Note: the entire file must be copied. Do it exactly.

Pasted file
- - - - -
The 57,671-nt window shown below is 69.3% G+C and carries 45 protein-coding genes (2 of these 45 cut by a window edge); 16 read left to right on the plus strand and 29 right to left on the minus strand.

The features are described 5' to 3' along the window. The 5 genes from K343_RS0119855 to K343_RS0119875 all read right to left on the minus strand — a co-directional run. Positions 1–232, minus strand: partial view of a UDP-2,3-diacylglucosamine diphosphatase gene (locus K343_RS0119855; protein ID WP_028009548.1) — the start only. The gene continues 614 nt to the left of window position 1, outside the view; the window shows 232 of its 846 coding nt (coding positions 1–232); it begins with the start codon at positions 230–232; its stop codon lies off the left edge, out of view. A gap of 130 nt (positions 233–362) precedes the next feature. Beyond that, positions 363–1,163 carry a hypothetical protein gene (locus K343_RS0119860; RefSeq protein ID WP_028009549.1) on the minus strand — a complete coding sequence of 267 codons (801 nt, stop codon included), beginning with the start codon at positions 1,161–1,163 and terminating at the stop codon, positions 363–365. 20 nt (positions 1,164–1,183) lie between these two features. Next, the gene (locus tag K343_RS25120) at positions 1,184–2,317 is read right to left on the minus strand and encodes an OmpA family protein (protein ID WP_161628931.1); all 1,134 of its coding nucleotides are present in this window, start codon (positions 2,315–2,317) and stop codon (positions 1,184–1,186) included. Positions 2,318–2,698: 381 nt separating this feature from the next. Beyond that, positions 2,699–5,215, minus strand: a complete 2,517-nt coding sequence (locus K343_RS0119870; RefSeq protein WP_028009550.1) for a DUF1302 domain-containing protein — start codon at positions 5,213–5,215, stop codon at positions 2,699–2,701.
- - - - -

The 57,671-nt window shown below is 69.3% G+C and carries 45 protein-coding genes (2 of these 45 cut by a window edge); 16 read left to right on the plus strand and 29 right to left on the minus strand.

The features are described 5' to 3' along the window. The 5 genes from K343_RS0119855 to K343_RS0119875 all read right to left on the minus strand — a co-directional run. Positions 1–232, minus strand: partial view of a UDP-2,3-diacylglucosamine diphosphatase gene (locus K343_RS0119855; protein ID WP_028009548.1) — the start only. The gene continues 614 nt to the left of window position 1, outside the view; the window shows 232 of its 846 coding nt (coding positions 1–232); it begins with the start codon at positions 230–232; its stop codon lies off the left edge, out of view. A gap of 130 nt (positions 233–362) precedes the next feature. Beyond that, positions 363–1,163 carry a hypothetical protein gene (locus K343_RS0119860; RefSeq protein ID WP_028009549.1) on the minus strand — a complete coding sequence of 267 codons (801 nt, stop codon included), beginning with the start codon at positions 1,161–1,163 and terminating at the stop codon, positions 363–365. 20 nt (positions 1,164–1,183) lie between these two features. Next, the gene (locus tag K343_RS25120) at positions 1,184–2,317 is read right to left on the minus strand and encodes an OmpA family protein (protein ID WP_161628931.1); all 1,134 of its coding nucleotides are present in this window, start codon (positions 2,315–2,317) and stop codon (positions 1,184–1,186) included. Positions 2,318–2,698: 381 nt separating this feature from the next. Beyond that, positions 2,699–5,215, minus strand: a complete 2,517-nt coding sequence (locus K343_RS0119870; RefSeq protein WP_028009550.1) for a DUF1302 domain-containing protein — start codon at positions 5,213–5,215, stop codon at positions 2,699–2,701.